Blackbaud reviews indicate that it is powerful and effective fundraising software. Yet the OCA fundraising would indicate the OCA has had little fundraising success since adding Blackbaud, despite this large investment. Do we have any staff at Syosset dedicated to raising funds for the OCA? If not, why are we investing in this software?

    Blackbaud’s website has success stories of fundraising campaigns of $25 million and more. That’s more than the OCA’s entire budget ten times over. I am reminded of my Depression era mom, who, when clothes shopping for us would often would buy winter coats “Just a little large, so you can wear it next winter, too.” In this case, it seems that the OCA has purchased a men’s coat, sized extra large, for a five year old boy.

  5. I think this is the closest active thread to the topic of “Stokoe/Syosset blows”. So I thought I should post here that everybody’s favorite defrocked deacon, Archbishop Lazar, has posted a video purporting to support Metropolitan Jonah in opposition to the vicious attacks against him. He also defends the people of Canada taking up a collection to hire a barrister to defend Archbishop Seraphim in his legal troubles.

    I agree with the spirit of what he has to say, although I don’t like the archbishop’s picking on national differences. The American legal system also holds that one is innocent until proven guilty, and Americans also provide legal defence for people charged with a crime who can’t afford their own representation. Whether or not individual people in each country internalize these values is their own problem, not a difference in culture or what have you.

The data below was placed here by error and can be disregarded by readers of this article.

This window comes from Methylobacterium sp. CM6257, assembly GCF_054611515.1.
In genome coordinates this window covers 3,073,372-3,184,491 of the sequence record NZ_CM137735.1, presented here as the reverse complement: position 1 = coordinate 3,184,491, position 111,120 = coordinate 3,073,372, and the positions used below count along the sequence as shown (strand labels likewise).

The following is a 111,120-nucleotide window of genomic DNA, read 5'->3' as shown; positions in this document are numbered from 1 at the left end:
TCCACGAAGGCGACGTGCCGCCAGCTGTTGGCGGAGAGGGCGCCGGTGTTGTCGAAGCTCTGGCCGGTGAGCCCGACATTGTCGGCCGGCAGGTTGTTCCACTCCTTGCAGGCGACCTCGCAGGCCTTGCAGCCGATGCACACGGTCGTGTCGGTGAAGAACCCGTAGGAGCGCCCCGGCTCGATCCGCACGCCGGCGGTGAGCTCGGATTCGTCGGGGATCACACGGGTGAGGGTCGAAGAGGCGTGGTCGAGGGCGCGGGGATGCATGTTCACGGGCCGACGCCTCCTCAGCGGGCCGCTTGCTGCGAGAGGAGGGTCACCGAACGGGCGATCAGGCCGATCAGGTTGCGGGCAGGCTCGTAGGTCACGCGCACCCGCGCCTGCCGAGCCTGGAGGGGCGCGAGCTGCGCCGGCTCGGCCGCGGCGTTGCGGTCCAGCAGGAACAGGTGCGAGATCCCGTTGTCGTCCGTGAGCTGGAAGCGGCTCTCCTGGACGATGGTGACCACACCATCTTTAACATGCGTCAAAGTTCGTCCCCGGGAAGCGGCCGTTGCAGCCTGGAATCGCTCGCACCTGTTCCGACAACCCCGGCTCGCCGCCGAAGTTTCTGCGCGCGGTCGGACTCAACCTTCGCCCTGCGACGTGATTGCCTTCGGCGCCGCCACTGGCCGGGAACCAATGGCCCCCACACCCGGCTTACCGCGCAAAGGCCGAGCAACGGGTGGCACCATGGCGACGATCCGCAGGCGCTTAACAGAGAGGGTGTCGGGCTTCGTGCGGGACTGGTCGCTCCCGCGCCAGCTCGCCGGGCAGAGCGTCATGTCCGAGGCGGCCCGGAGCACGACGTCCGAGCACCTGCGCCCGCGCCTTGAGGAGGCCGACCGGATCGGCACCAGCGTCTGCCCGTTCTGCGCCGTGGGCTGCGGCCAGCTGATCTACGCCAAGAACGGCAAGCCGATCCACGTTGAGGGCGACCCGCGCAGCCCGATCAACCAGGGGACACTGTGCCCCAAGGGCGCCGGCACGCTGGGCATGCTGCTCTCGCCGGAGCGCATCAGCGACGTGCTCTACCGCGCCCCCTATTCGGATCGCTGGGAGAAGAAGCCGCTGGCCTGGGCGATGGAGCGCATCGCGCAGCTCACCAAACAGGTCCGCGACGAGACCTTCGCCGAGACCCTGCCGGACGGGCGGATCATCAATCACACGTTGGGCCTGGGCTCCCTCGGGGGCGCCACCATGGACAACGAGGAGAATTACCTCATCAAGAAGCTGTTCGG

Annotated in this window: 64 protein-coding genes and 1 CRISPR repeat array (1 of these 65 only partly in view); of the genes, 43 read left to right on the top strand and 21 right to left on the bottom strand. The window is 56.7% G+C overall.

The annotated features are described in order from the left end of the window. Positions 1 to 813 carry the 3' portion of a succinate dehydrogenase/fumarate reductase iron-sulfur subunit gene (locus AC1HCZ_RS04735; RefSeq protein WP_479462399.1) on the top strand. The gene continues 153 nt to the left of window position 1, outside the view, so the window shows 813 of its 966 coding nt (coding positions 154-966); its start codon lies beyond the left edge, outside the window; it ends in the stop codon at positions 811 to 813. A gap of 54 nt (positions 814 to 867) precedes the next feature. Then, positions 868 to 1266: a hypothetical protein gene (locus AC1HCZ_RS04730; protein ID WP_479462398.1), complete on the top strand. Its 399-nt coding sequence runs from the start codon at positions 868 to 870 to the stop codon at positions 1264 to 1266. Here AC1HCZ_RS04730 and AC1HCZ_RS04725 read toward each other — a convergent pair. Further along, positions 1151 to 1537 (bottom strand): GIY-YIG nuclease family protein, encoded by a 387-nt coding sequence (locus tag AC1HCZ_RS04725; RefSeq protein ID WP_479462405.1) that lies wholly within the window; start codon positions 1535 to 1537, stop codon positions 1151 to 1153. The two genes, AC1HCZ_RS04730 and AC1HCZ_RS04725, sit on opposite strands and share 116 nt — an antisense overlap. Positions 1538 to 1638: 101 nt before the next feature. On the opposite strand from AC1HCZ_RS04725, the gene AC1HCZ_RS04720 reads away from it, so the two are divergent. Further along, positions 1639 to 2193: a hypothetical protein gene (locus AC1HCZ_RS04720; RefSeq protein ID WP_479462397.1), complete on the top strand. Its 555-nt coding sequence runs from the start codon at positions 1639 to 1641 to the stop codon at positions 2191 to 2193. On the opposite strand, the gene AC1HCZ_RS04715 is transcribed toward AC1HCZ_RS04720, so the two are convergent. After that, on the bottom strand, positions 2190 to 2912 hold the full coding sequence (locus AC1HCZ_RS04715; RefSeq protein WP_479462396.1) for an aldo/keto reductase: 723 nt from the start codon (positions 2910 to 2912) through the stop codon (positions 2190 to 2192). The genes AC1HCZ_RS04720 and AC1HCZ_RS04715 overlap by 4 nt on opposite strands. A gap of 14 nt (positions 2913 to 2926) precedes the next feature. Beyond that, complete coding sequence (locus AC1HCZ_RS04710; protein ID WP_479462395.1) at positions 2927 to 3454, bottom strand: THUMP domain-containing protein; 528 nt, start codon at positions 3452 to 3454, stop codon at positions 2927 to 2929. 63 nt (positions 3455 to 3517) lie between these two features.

As for Metropolitan Jonah, Archbishop Lazar’s support is peppered with phrases like “as long as he is Metropolitan” and “respect the office”. He makes it sound like that’s the *only* reason to support Metropolitan Jonah right now. As it stands, Metropolitan Jonah has received abominable treatment from several people. He deserves respect not only as our Metropolitan, but as a human being. Metropolitan Jonah made a few mistakes, but he certainly hasn’t done anything to deserve being deposed, which is the worst possible legitimate punishment that they could throw at him. Lying about him and humiliating him is, of course, completely out of the question, and Archbishop Lazar rightly condemns that behavior.

    This is also interesting in that it comes from the same person who said, “I have no doubt that if [an Orthodox priest with whom he disagrees] was not constrained by the law, he would be actively burning people at the stake or herding them into gas chambers. Thank God for secular governments that prevent his ilk from carrying out their immoral pit and pendulum fantasies. But moral outrage is always a form of confession.” Indeed, Your Eminence. Indeed.